TWN Authentication

TWN ("Tweener") authentication is the way MSN Messenger plugs into Microsoft's Passport Authentication framework. Passport authentication is Microsoft's attempt to provide a "single sign-on" system for all Internet services, from Messenger to on-line banking. Some background information about it is available on MSDN. Understanding Tweener doesn't require any background knowledge of Passport, but you will need a basic understanding of the HyperText Transfer Protocol version 1.0 or 1.1.

Tweener authentication involves the following steps:

  1. The client stores the string sent in the USR response.
  2. The client (optionally) connects to the Passport "Nexus", and retrieves the URL of a login server. This result doesn't change very often, so it can be cached.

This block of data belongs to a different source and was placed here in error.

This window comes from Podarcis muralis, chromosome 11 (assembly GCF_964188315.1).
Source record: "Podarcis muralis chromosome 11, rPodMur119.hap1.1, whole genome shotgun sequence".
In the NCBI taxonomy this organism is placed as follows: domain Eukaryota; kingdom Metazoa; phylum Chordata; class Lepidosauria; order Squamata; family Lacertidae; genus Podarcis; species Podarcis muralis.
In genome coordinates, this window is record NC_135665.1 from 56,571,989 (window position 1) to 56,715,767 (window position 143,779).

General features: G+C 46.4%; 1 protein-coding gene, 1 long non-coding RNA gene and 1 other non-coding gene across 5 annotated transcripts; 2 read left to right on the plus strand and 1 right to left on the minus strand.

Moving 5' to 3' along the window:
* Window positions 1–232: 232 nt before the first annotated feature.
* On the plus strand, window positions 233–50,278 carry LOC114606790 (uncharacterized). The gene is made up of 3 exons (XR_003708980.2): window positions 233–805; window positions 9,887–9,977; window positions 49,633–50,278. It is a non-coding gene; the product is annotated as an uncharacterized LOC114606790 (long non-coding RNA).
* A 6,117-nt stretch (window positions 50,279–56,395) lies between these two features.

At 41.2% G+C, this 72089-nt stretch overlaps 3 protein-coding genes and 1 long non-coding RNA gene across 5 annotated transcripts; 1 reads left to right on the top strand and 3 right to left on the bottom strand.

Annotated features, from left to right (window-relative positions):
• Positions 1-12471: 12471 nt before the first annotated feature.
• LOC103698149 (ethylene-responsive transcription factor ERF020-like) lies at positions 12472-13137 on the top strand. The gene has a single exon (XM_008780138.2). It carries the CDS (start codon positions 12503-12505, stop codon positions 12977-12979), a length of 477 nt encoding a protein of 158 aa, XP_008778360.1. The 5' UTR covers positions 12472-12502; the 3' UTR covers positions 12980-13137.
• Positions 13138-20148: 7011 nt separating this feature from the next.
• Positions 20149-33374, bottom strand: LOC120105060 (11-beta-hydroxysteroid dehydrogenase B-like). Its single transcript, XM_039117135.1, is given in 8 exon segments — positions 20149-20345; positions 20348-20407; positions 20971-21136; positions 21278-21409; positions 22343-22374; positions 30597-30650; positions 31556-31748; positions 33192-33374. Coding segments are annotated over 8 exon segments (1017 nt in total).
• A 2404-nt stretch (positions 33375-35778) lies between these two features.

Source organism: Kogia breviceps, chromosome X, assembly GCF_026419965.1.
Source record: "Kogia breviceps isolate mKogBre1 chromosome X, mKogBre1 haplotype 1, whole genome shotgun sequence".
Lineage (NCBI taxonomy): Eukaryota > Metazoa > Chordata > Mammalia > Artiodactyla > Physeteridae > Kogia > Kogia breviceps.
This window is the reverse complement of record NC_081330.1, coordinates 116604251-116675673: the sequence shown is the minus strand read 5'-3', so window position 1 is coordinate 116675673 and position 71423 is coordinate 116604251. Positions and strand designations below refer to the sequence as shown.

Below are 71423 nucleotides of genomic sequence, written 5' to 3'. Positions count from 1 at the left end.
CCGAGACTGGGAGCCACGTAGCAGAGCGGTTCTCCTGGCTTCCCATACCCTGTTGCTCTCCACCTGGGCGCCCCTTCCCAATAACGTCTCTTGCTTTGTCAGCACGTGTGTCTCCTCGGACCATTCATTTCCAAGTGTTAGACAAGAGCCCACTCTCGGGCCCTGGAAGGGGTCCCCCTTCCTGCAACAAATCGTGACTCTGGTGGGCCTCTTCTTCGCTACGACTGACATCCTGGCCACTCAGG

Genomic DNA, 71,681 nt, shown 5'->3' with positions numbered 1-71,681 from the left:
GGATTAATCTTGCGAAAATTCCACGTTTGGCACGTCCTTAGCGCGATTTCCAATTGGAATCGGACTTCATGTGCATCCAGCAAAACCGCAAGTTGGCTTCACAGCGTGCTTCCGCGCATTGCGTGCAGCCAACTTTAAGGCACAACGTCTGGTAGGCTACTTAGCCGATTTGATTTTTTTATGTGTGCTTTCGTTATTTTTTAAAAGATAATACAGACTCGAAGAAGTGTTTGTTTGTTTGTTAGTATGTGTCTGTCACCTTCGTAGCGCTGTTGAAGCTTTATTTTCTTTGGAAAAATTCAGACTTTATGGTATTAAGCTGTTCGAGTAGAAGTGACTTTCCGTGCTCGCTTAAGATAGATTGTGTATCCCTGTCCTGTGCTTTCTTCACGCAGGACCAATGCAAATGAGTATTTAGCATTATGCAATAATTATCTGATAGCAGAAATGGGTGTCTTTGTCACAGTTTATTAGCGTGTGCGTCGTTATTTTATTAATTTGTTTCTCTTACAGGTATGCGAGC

3. Using the stored string, passport, and password, the client authenticates itself with this login server. The server will do one of:
    • Redirect the client to another login server for the client to authenticate with (note: this server must not be cached).
    • Report a failure in the login process, with an appropriate error message.
    • Return a "ticket". This ticket is sent back to the notification server in the USR reply.